By Mariko Curran
I am an “exchange student”, but I am not an exchange student. This is effectively the truth. As part of the small breed of international non-graduating students whose home universities are not exchange partners with NUS — the rather ambiguously named “non-exchange students” — I am an English major graduating this year from The College of New Jersey, a small public liberal arts college in the United States. My experience here over the past four months has affirmed that I made the right choice in stepping outside the box to apply to NUS instead of pursuing an existing programme.
One of the reasons I wanted to study in Singapore was its growing influence in global business. As a Professional Writing minor at my home university, I have taken modules in journalism and writing for interactive and social media, among other things, and I was interested in taking a highly practical module at NUS in writing for business. NM3219 Writing for Communication Management caught my attention as a module that I wouldn’t want to miss, and fortunately, I was approved to read it.
As my first real exposure to public relations, NM3219 and its highly realistic assignments have piqued my interest in the field as a career option. While the research involved is rigorous, I found that I enjoyed building expertise on a particular company, industry, or issue and crafting strategic writing based on that – as my group and I did for the British Broadcasting Corporation (BBC) for our term project.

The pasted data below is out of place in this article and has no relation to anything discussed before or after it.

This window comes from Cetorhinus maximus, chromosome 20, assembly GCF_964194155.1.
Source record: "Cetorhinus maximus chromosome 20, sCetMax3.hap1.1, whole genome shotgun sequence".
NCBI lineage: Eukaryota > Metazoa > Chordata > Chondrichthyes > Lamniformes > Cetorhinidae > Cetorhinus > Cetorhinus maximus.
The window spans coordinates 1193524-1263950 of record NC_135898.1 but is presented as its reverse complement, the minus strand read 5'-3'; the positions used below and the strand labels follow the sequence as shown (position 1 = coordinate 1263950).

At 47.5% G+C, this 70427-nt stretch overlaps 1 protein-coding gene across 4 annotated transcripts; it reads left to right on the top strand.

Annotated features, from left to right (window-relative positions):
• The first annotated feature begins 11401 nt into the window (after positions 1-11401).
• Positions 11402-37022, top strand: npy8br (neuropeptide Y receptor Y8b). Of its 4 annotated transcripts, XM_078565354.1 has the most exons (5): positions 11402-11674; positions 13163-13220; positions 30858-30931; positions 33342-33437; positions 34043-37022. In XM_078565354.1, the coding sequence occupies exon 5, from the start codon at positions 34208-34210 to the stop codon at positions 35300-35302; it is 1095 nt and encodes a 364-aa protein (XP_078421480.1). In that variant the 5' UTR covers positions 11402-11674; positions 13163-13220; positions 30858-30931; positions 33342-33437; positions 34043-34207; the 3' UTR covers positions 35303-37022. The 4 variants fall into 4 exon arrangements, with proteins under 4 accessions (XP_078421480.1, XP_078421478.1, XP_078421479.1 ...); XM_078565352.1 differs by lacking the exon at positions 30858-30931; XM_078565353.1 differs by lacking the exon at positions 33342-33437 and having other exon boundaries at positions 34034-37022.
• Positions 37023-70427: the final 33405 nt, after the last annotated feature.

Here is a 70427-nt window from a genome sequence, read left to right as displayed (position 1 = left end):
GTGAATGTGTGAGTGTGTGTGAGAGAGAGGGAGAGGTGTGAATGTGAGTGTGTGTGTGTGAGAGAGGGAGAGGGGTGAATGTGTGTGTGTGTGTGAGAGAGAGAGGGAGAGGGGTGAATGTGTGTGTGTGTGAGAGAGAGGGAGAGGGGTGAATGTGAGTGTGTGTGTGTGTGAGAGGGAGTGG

I also experienced firsthand the privileges and opportunities available to me as a student at NUS and in the CNM department in particular. During recess week, I participated in a Campus Programme session held by U.S.-based PR firm Waggener Edstrom especially for NM3219 students. At the session, I was able to learn how the course material took action in the real world and try my hand at the kind of brainstorming that drives PR campaigns. It was also interesting to see how a company based in my home country moulds itself in Singapore. (The employees there all said that the Singapore office was “the fun one”.)
Another indelible way CNM helped shape my Singapore experience: two of my 3219 group mates brought me out to Geylang to try the (in)famous durian, king of fruits. My verdict on the taste? As rich as my experience at NUS, or actually, maybe even a little richer – I could only eat two pieces.